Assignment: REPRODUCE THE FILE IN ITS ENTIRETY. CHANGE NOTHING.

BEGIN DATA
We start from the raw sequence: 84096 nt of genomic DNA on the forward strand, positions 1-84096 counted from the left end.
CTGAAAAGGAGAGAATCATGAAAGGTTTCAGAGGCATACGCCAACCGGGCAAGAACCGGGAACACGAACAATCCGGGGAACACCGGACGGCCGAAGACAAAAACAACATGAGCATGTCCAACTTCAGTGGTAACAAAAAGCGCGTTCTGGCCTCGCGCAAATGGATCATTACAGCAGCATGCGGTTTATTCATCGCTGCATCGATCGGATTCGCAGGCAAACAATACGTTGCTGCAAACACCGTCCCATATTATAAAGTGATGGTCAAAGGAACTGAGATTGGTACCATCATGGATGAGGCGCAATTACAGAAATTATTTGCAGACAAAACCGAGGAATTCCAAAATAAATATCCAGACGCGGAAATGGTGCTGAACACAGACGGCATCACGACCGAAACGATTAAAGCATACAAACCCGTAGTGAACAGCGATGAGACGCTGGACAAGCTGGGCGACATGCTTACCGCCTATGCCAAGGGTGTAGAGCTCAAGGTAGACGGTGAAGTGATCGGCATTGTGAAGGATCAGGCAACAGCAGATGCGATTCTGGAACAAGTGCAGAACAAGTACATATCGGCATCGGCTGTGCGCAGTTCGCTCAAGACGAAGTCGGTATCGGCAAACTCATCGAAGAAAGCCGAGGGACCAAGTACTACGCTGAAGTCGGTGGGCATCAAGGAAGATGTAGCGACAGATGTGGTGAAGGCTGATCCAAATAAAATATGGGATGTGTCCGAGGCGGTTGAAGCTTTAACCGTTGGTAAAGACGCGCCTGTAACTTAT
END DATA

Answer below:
We start from the raw sequence: 84096 nt of genomic DNA on the forward strand, positions 1-84096 counted from the left end.
CTGAAAAGGAGAGAATCATGAAAGGTTTCAGAGGCATACGCCAACCGGGCAAGAACCGGGAACACGAACAATCCGGGGAACACCGGACGGCCGAAGACAAAAACAACATGAGCATGTCCAACTTCAGTGGTAACAAAAAGCGCGTTCTGGCCTCGCGCAAATGGATCATTACAGCAGCATGCGGTTTATTCATCGCTGCATCGATCGGATTCGCAGGCAAACAATACGTTGCTGCAAACACCGTCCCATATTATAAAGTGATGGTCAAAGGAACTGAGATTGGTACCATCATGGATGAGGCGCAATTACAGAAATTATTTGCAGACAAAACCGAGGAATTCCAAAATAAATATCCAGACGCGGAAATGGTGCTGAACACAGACGGCATCACGACCGAAACGATTAAAGCATACAAACCCGTAGTGAACAGCGATGAGACGCTGGACAAGCTGGGCGACATGCTTACCGCCTATGCCAAGGGTGTAGAGCTCAAGGTAGACGGTGAAGTGATCGGCATTGTGAAGGATCAGGCAACAGCAGATGCGATTCTGGAACAAGTGCAGAACAAGTACATATCGGCATCGGCTGTGCGCAGTTCGCTCAAGACGAAGTCGGTATCGGCAAACTCATCGAAGAAAGCCGAGGGACCAAGTACTACGCTGAAGTCGGTGGGCATCAAGGAAGATGTAGCGACAGATGTGGTGAAGGCTGATCCAAATAAAATATGGGATGTGTCCGAGGCGGTTGAAGCTTTAACCGTTGGTAAAGACGCGCCTGTAACTTAT